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addition of sugar (GB)
sucrage (F)

Is it allowed to "sugar" wine at all - that is sugar admit in any form? Well - this question is not so easy to answer and there are probably very few topics in the winemaking that are so often misunderstood. One should not imagine that undercover winegrowers, who at night and fog in their wine cellar sneak and empty sugar sacks into the tanks and barrels without permission.

A possible sugaring depends on the type of wine, the quality of the wine, the stage of the wine making process and the type of sugar ( dry sugar. wet sugar. grape. RTK (Rectified grape must concentrate). The climate / weather conditions of the vineyard concerned and the country-specific wine law concerns must also be taken into account. Because it does matter whether the wine comes from the cool north with often less sugar or from the hot south with often abundant sugar, but often less acidity originated in the berries.

The commonly used, but rather negatively charged and misleading terms "saccharification" or "sugaring" are understood to mean the addition of sugar in various forms at different stages of winemaking. But it has to be in between EU regulations wine-legally regulated two terms enrich (Addition to grapes, grape or wine in order to increase alcohol content ) and sweetening (Addition to the finished wine for the purpose of increasing sugar content) can be distinguished. Depends on the Residual sugar amount In wine, the taste designations of dry to sweet (see a list below) sugar content ).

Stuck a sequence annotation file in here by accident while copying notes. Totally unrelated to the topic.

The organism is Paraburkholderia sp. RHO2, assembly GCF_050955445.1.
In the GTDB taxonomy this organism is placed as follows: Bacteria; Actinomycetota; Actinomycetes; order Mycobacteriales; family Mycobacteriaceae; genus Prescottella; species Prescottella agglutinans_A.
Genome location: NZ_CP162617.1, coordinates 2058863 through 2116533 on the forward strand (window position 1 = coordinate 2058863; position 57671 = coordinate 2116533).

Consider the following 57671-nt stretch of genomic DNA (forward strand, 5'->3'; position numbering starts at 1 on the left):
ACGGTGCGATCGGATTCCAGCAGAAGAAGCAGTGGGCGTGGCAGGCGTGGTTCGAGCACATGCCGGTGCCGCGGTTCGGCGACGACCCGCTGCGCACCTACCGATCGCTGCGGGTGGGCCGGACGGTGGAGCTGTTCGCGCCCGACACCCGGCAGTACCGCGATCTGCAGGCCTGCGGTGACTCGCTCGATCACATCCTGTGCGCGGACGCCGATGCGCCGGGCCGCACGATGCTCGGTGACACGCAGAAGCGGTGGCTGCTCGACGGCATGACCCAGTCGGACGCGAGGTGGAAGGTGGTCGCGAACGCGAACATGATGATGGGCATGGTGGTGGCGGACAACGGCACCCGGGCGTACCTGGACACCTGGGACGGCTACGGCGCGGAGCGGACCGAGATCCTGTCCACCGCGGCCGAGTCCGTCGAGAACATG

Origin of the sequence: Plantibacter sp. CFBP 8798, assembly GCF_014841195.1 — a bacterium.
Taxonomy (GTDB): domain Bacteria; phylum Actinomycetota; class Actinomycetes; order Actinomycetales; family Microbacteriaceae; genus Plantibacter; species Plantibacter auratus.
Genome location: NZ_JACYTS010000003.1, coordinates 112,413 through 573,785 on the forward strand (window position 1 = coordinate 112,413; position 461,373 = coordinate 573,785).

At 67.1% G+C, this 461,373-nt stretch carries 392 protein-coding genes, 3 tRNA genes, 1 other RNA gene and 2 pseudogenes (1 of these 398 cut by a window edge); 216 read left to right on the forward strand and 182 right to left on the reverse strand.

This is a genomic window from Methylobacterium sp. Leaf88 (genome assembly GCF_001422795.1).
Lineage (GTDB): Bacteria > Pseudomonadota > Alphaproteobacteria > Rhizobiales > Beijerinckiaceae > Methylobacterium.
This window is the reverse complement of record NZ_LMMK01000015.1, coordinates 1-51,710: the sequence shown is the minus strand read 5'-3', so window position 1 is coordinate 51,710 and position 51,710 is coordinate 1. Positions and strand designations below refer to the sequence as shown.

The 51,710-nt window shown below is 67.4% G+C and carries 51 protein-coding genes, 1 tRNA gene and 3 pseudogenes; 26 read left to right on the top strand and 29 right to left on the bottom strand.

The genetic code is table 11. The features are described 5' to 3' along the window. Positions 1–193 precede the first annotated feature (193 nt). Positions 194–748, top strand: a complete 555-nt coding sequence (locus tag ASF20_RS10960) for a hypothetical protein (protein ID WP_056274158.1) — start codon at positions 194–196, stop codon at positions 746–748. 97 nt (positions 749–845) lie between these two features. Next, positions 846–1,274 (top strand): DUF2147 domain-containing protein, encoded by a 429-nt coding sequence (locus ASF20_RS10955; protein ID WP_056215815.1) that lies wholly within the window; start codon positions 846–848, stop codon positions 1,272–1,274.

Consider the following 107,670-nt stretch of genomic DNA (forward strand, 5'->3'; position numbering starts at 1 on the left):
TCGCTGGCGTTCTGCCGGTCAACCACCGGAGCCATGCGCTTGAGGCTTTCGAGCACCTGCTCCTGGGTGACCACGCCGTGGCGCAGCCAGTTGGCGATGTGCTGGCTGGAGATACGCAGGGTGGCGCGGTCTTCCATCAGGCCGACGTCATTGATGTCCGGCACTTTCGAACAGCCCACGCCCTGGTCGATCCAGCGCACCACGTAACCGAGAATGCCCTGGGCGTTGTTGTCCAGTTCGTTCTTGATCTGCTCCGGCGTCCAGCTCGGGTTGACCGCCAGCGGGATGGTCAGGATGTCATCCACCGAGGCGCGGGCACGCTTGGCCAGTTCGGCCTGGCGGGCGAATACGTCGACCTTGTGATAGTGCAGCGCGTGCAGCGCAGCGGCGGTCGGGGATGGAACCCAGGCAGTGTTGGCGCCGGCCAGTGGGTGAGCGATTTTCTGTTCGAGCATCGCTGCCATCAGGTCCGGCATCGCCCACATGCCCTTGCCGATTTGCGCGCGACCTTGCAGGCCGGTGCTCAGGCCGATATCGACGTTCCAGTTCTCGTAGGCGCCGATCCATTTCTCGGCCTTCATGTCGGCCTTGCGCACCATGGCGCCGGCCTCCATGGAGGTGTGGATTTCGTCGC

Complete listings of the numerous vinification measures and cellar techniques, as well as the various wine-regulated wine, sparkling wine and distillate types are under the keyword winemaking contain. Comprehensive information on wine law is available under the keyword wine law,

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